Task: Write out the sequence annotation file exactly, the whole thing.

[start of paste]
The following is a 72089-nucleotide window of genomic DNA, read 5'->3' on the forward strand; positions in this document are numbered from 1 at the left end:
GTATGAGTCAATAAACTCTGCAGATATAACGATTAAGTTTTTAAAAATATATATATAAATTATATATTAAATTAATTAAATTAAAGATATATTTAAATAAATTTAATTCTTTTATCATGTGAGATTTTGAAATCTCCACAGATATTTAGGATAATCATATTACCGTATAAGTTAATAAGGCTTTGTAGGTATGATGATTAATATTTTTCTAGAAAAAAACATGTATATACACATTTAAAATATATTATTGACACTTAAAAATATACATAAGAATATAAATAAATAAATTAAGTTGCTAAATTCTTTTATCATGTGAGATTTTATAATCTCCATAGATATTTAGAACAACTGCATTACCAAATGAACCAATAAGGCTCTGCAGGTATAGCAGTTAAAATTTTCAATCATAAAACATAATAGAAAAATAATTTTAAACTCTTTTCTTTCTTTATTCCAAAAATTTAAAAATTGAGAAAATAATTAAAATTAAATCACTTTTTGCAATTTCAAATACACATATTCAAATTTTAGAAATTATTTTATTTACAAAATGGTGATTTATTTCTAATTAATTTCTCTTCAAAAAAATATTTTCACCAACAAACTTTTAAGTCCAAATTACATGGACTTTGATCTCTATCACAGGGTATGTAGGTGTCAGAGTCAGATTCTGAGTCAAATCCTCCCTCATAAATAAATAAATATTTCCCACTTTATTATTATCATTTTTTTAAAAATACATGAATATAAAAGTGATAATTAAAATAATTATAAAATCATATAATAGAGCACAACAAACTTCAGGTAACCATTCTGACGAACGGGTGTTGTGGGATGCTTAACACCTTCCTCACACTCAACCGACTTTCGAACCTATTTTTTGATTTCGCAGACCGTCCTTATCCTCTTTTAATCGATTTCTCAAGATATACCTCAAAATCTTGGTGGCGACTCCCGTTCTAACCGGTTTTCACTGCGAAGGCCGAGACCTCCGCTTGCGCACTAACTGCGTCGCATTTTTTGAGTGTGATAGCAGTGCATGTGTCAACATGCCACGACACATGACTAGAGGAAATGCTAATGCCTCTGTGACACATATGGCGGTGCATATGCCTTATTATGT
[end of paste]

The following is a 72089-nucleotide window of genomic DNA, read 5'->3' on the forward strand; positions in this document are numbered from 1 at the left end:
GTATGAGTCAATAAACTCTGCAGATATAACGATTAAGTTTTTAAAAATATATATATAAATTATATATTAAATTAATTAAATTAAAGATATATTTAAATAAATTTAATTCTTTTATCATGTGAGATTTTGAAATCTCCACAGATATTTAGGATAATCATATTACCGTATAAGTTAATAAGGCTTTGTAGGTATGATGATTAATATTTTTCTAGAAAAAAACATGTATATACACATTTAAAATATATTATTGACACTTAAAAATATACATAAGAATATAAATAAATAAATTAAGTTGCTAAATTCTTTTATCATGTGAGATTTTATAATCTCCATAGATATTTAGAACAACTGCATTACCAAATGAACCAATAAGGCTCTGCAGGTATAGCAGTTAAAATTTTCAATCATAAAACATAATAGAAAAATAATTTTAAACTCTTTTCTTTCTTTATTCCAAAAATTTAAAAATTGAGAAAATAATTAAAATTAAATCACTTTTTGCAATTTCAAATACACATATTCAAATTTTAGAAATTATTTTATTTACAAAATGGTGATTTATTTCTAATTAATTTCTCTTCAAAAAAATATTTTCACCAACAAACTTTTAAGTCCAAATTACATGGACTTTGATCTCTATCACAGGGTATGTAGGTGTCAGAGTCAGATTCTGAGTCAAATCCTCCCTCATAAATAAATAAATATTTCCCACTTTATTATTATCATTTTTTTAAAAATACATGAATATAAAAGTGATAATTAAAATAATTATAAAATCATATAATAGAGCACAACAAACTTCAGGTAACCATTCTGACGAACGGGTGTTGTGGGATGCTTAACACCTTCCTCACACTCAACCGACTTTCGAACCTATTTTTTGATTTCGCAGACCGTCCTTATCCTCTTTTAATCGATTTCTCAAGATATACCTCAAAATCTTGGTGGCGACTCCCGTTCTAACCGGTTTTCACTGCGAAGGCCGAGACCTCCGCTTGCGCACTAACTGCGTCGCATTTTTTGAGTGTGATAGCAGTGCATGTGTCAACATGCCACGACACATGACTAGAGGAAATGCTAATGCCTCTGTGACACATATGGCGGTGCATATGCCTTATTATGT